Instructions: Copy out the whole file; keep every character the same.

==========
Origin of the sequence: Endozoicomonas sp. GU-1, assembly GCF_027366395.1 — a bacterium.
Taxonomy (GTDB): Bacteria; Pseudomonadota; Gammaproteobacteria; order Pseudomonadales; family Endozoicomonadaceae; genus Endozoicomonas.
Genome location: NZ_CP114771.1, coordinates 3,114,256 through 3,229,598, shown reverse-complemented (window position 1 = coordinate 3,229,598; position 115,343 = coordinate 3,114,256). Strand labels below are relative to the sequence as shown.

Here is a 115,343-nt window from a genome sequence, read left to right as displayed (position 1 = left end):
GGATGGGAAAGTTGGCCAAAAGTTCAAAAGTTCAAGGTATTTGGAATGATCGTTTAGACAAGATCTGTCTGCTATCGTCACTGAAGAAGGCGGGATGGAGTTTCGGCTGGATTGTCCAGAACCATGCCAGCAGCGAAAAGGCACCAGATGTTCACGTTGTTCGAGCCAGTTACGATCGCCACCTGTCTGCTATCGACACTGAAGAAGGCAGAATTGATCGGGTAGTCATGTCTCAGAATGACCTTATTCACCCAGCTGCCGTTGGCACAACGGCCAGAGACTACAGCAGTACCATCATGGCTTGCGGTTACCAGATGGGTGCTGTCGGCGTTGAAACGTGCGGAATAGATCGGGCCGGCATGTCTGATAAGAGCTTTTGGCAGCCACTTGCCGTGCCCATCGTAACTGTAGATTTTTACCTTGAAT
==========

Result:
Origin of the sequence: Endozoicomonas sp. GU-1, assembly GCF_027366395.1 — a bacterium.
Taxonomy (GTDB): Bacteria; Pseudomonadota; Gammaproteobacteria; order Pseudomonadales; family Endozoicomonadaceae; genus Endozoicomonas.
Genome location: NZ_CP114771.1, coordinates 3,114,256 through 3,229,598, shown reverse-complemented (window position 1 = coordinate 3,229,598; position 115,343 = coordinate 3,114,256). Strand labels below are relative to the sequence as shown.

Here is a 115,343-nt window from a genome sequence, read left to right as displayed (position 1 = left end):
GGATGGGAAAGTTGGCCAAAAGTTCAAAAGTTCAAGGTATTTGGAATGATCGTTTAGACAAGATCTGTCTGCTATCGTCACTGAAGAAGGCGGGATGGAGTTTCGGCTGGATTGTCCAGAACCATGCCAGCAGCGAAAAGGCACCAGATGTTCACGTTGTTCGAGCCAGTTACGATCGCCACCTGTCTGCTATCGACACTGAAGAAGGCAGAATTGATCGGGTAGTCATGTCTCAGAATGACCTTATTCACCCAGCTGCCGTTGGCACAACGGCCAGAGACTACAGCAGTACCATCATGGCTTGCGGTTACCAGATGGGTGCTGTCGGCGTTGAAACGTGCGGAATAGATCGGGCCGGCATGTCTGATAAGAGCTTTTGGCAGCCACTTGCCGTGCCCATCGTAACTGTAGATTTTTACCTTGAAT